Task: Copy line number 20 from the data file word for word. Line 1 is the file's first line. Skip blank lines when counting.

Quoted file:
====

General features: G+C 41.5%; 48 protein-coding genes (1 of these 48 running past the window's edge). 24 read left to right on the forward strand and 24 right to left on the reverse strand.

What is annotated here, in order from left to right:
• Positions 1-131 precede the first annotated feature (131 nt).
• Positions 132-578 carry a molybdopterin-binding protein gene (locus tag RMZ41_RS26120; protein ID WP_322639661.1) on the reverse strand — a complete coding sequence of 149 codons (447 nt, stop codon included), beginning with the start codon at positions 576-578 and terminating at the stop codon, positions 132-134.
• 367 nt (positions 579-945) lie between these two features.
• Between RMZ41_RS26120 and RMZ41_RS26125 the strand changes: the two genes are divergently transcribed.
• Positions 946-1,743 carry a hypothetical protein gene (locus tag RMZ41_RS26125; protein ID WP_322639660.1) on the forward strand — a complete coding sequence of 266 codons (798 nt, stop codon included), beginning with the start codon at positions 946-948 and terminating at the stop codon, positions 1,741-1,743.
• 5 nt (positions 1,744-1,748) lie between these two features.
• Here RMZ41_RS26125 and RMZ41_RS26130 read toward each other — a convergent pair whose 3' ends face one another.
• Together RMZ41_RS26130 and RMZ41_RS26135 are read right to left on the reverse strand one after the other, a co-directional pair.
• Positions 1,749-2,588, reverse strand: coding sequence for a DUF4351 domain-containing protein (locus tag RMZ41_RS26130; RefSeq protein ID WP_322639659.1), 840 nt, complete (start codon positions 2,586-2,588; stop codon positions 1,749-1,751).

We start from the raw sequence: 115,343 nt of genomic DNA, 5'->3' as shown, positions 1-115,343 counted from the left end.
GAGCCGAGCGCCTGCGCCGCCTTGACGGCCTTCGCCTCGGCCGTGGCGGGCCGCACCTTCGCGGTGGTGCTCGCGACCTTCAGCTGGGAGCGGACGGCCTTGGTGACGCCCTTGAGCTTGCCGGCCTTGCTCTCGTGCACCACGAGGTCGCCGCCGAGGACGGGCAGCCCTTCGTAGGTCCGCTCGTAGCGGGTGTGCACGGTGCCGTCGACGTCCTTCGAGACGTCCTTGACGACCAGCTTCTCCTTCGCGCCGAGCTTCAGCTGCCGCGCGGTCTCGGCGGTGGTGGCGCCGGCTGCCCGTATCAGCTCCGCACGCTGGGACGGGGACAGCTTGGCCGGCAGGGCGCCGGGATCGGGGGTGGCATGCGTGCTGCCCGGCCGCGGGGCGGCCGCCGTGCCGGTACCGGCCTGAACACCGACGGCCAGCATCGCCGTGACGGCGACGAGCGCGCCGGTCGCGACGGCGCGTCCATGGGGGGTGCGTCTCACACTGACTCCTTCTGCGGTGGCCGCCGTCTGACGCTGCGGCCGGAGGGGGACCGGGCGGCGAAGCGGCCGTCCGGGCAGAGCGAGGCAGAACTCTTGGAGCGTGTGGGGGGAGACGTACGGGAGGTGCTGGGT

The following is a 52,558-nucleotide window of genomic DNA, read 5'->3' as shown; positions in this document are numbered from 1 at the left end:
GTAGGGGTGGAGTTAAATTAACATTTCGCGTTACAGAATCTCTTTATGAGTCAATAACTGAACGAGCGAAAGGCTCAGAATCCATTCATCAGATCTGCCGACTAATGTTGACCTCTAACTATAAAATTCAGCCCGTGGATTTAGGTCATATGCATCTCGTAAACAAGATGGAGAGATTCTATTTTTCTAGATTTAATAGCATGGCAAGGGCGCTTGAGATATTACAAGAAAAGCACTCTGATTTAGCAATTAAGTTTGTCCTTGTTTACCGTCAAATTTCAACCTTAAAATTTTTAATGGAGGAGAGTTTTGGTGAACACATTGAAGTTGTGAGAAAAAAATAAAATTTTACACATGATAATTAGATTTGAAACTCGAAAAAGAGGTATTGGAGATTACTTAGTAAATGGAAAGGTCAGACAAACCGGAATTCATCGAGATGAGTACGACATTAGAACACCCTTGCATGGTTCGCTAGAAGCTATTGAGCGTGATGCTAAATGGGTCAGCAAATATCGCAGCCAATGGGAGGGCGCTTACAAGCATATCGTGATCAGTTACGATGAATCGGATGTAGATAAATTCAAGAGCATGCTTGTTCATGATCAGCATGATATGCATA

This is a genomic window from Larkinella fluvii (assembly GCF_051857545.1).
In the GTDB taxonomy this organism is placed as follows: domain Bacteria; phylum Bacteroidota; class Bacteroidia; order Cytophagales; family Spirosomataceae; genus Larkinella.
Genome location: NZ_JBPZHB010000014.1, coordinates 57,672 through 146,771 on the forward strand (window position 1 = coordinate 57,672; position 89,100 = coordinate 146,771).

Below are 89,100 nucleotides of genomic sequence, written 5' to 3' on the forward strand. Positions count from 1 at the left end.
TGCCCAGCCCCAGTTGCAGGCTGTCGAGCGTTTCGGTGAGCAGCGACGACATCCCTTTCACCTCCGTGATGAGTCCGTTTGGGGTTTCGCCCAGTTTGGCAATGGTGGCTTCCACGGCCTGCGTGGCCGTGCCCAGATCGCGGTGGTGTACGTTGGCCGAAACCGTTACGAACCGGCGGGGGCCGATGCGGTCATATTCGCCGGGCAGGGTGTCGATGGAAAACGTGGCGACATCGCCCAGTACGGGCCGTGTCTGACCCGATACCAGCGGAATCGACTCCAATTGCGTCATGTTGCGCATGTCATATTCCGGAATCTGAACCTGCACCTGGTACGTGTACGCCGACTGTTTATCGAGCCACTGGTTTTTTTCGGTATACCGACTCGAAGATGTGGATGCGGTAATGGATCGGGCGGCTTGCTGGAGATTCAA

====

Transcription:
TGCCCAGCCCCAGTTGCAGGCTGTCGAGCGTTTCGGTGAGCAGCGACGACATCCCTTTCACCTCCGTGATGAGTCCGTTTGGGGTTTCGCCCAGTTTGGCAATGGTGGCTTCCACGGCCTGCGTGGCCGTGCCCAGATCGCGGTGGTGTACGTTGGCCGAAACCGTTACGAACCGGCGGGGGCCGATGCGGTCATATTCGCCGGGCAGGGTGTCGATGGAAAACGTGGCGACATCGCCCAGTACGGGCCGTGTCTGACCCGATACCAGCGGAATCGACTCCAATTGCGTCATGTTGCGCATGTCATATTCCGGAATCTGAACCTGCACCTGGTACGTGTACGCCGACTGTTTATCGAGCCACTGGTTTTTTTCGGTATACCGACTCGAAGATGTGGATGCGGTAATGGATCGGGCGGCTTGCTGGAGATTCAA